The Odd Rise of Moral Class in India

The “society” of apartments, where I spent most of my life, continues to be one of my standing landmarks in sociological understanding of middle-class. My family moved there when I was around 9, where the neighborhood was (and continues to be) Hindu middle-class middle-caste, with a stronghold of the RSS (the far-right Hindu nationalists according to most political analysts). It has seen a change in the kind of families that moved in and out, with the most remarkable one being our current neighboring family: a family of five members consisting of a married couple, their teenage son (lets call him Ashok) and his aging (paternal) grandparents. The family moved here in 2006. Ashok is the first generation in this family to be born and raised in a city. The mother of Ashok is a woman pretty similar to my mother, arranged-married at a young age, growing in regrets of what could have been done. She finds herself increasingly seeking my mother’s company through the newly introduced Watsapp in the Indian middle class. She decided a couple of years ago to shun the traditional sari for more “urban” attire of kurta (a loose long shirt) and jeans, supported by my mother, to the total despair her mother in-law .

This mother in-law, Ashok’s grandmother is the infamous woman who told my mother that I was too dark and ugly, unlike my mother. She is the one who spied on my activities, on men coming in late night into my apartment, commenting on the shorts I wore or bra-straps I showed, while I spent around 8 months living by myself when my family moved to Kenya. She always has an odd comment to make on my life-choices every time I go back home for summers now. She has, from this invisible and omnipresent consensus of norms, taken upon her to be my moral police.

Ashok’s family to me represents, like my family, what the political analysts called the neo-middle class during the 2014-election commentaries, a rising class of families that are migrating from rural parts to cities, while creating a form of collective nostalgia for the form of “morality” that existed in the villages. One of the examples is that of patriarchy, where men are forced to take over the roles of oppressor as they grow in family status (from being the husband living with father, to becoming the grandfather living with son). Women take on the role of the oppressed when they are married into a family, but they also need to make sure that the woman marrying their son takes on the role of supreme-oppressed. The hierarchy needs to be preserved, and even if you are being oppressed, it won’t stop you from oppressing the one below you in the hierarchy line. And this preservation is trumpeted as the great Morality.

Morality comes from odd places in odd situations. The current female to male ratio in Gujarat is 919 to 1000. Selective abortion of female fetus, one of the reasons for such sad figures, is an expensive act to undertake, mostly because it is illegal in India and the places where you could do it would be a private clinic willing to risk and charge you the risk (its called bribing). And its this “morality” class that is funding these figures. I also just came across a great report on another bit of sad news: the lack of support and funding for fighting AIDS in India in the recent years. It quotes the union health minister, Dr Harsh Vardhan, saying “The thrust of the AIDS campaign should not only be on the use of condoms. This sends the wrong message that you can have any kind of illicit sexual relationship, but as long as you’re using a condom it’s fine.” This moral rhetoric dates from before the coming of the new BJP government in 2014, but today it is only more visible.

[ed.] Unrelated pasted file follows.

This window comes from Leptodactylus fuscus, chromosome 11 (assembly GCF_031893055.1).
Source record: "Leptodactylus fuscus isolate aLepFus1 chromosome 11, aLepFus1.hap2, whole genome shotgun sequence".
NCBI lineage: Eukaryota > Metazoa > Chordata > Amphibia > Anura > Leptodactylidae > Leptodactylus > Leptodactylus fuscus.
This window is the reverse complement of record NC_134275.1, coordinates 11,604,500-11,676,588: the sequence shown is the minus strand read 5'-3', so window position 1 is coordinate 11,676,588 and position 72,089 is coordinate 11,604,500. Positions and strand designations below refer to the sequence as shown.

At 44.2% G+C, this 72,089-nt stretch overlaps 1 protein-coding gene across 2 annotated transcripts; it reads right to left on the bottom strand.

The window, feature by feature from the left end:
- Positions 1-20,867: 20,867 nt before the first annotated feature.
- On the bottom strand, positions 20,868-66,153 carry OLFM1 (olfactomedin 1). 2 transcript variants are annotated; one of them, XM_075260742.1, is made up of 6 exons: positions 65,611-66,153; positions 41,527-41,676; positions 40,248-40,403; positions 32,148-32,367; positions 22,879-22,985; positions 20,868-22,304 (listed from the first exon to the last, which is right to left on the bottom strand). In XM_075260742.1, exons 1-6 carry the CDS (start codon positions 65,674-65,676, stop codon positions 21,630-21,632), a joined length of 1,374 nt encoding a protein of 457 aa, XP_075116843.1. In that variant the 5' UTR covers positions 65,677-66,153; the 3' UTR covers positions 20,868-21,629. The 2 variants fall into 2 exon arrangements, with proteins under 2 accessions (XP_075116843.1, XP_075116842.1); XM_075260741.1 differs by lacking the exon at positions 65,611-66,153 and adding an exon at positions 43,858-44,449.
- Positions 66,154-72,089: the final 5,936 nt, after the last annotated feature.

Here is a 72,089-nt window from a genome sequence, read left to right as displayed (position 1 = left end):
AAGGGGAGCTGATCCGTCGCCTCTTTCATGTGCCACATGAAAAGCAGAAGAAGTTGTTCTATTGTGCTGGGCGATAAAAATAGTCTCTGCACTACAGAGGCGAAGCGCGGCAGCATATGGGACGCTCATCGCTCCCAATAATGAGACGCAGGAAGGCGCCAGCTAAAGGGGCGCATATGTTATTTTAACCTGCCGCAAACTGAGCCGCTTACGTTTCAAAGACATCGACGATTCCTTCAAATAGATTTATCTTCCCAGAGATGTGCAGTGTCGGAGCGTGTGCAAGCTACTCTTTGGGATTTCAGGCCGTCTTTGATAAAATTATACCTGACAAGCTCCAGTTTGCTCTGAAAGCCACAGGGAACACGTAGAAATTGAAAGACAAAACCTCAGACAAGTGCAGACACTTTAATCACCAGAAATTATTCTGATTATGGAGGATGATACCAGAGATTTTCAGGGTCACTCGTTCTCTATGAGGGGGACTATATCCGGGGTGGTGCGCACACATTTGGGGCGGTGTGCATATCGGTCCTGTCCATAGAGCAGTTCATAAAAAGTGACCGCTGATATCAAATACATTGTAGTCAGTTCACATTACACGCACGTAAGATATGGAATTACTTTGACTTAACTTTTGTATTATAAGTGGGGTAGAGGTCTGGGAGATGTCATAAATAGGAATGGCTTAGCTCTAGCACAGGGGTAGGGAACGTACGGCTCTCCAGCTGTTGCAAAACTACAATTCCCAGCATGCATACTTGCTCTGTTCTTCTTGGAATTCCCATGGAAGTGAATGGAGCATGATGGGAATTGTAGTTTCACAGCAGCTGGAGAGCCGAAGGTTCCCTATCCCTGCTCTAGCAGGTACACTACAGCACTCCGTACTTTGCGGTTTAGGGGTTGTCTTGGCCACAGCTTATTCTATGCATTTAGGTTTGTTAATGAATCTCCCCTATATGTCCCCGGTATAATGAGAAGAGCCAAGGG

What is sad here is that abstinence is taken to be the scientific cure to fighting AIDS. Banning LGBT sexual-act as “not natural” is also portrayed to be scientific. The rhetoric never loses its obsession with looking scientific, while clinging to the abstract morality. I have wondered if bringing in a stronger welfare-state to replace the threat to losing “moral community” – the biggest form of social security today for most Indians – could bring in a change. Do you have other ideas?


About Shreya Parikh

I am Shreya. Project Rethought is my attempt to rethink my own observations as a brown woman of Indian origin. I currently live in Paris where I teach at Sciences Po Paris and Parsons Paris-The New School.
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One Response to The Odd Rise of Moral Class in India

  1. Pingback: Morality as a Battleground between Women and their Right to Will | Project Rethought ll مشروع الإستفهام

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